The importance of Electrical Safety Systems and Checks
If you own or are considering purchasing a property, it might not be obvious that there is anything wrong. This is especially the case in older buildings like period properties or in a larger building such as tower blocks and estates. However, one thing that is sometimes lacking in older buildings is an up-to-date-fire system. When considering older building often have a higher risk of a fire, it is ridiculous that so many are not equipped with the right systems or not compliant with current efficient electrical safety practices. This blog examines the causes of electrical fires in historical buildings and the importance of carrying out electrical safety tests to maintain robust safety practices.
Let us go back to 14 June 2017. A fire started around 1 am in the kitchen of a flat situated on the fourth floor of a twenty-three-floor tower block in North Kensington, named Grenfell Tower. It was one of the U. K’s worst fire disasters to date. Rydon Construction had renovated the building with an £8.6m refurbishment a year before the disaster. Part of the refurbishment included cladding to the exterior of the building, which, when added to other existing materials proved to be highly combustible.
Allegedly, fire safety regulations were not correctly up-to-date, and there were no mandatory checks since the refurbishment. With no Automatic Fire Detection System in place, it meant that there was no lighting to guide people out of the building, and the emergency exit doors were believed not to open. Within minutes, the fire had raced up the exterior of the building and then spread to all four sides. By 03:00, most of the upper floors were well alight. Regular fire checks and correct installation would have aided in the safety of the people who lost their lives in this tragic event.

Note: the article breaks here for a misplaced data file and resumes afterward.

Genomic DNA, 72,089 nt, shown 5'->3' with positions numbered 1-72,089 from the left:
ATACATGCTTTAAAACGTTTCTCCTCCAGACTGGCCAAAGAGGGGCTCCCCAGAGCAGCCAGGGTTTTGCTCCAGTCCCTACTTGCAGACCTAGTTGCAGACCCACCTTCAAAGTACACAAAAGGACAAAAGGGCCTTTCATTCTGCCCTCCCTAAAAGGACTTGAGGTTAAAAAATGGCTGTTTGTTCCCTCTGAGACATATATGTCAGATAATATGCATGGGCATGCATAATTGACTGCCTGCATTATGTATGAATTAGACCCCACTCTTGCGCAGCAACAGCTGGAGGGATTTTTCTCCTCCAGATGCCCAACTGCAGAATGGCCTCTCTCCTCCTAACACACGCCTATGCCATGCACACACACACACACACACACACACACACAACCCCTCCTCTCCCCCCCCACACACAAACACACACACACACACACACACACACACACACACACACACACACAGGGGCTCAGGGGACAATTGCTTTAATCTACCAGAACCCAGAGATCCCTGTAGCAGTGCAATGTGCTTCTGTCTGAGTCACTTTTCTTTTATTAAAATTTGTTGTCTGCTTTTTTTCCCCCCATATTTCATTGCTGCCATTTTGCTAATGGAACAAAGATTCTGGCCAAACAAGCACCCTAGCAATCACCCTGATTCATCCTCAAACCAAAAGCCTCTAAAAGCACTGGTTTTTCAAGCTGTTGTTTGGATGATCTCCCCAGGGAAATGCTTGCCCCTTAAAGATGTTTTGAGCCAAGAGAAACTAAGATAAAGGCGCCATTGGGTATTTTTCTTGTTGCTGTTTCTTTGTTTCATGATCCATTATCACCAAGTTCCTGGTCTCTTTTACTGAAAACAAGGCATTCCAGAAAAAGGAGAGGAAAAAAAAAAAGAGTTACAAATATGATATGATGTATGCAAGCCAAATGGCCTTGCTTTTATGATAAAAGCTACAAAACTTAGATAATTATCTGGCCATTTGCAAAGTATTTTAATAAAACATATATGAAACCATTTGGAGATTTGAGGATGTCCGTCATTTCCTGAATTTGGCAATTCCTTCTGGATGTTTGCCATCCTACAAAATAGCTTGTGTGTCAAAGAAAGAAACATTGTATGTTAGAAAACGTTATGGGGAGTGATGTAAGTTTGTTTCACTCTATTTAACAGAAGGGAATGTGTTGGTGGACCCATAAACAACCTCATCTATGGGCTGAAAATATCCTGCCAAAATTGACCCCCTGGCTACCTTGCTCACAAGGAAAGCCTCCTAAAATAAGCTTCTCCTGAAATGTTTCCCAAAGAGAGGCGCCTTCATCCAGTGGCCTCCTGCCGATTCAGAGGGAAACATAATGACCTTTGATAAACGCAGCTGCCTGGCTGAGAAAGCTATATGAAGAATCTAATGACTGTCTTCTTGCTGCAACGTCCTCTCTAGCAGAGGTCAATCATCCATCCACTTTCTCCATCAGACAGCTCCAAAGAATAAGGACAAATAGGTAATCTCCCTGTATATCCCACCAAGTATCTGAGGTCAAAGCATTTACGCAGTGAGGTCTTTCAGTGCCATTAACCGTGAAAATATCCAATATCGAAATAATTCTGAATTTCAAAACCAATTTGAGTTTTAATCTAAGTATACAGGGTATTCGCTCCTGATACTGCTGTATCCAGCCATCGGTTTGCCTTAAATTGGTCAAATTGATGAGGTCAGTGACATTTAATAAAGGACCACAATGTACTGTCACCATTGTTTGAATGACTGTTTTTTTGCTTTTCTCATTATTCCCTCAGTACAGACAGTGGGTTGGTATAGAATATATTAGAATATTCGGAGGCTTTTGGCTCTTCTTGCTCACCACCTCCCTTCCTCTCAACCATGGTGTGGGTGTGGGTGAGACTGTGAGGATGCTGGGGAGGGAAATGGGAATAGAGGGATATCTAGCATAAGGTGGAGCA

Causes of Fires in Old Buildings
One of the most common causes of fires in historic buildings is an electrical malfunction. It is usually long-term overuse or overloading of extension cords (these are not for long term use), overloaded circuits, or outdated and faulty wiring.
- Chimneys & Fire Places
A common cause of chimney fires is creosote inside the chimney catching fire and burning. Creosote is a harmful chemical that has now been banned since 2003 which can cause respiratory and sight issues to humans.
Inadequate maintenance can lead to structural problems that allow high temperatures, sparks and embers to escape to combustible areas in the walls, roofs or attics. We recommend having them cleaned annually by a professional. See more about getting your chimney or fireplace cleaned here.
- Cooking Facilities
Kitchen fires are an issue for buildings old and new; however, NPS has confirmed that kitchen fires are more common in older buildings which often have older cooking facilities. Take a look at Firesafe, who talk about how to manage a kitchen fire and how to avoid it.
- Heaters and Boilers
Heating systems in historical building tend to be outdated and exert higher risk factors. One of the most risk affecting is the Solid Fuel Back Boiler, most common in the period, listed or restored buildings. See the diagram below as to how they work: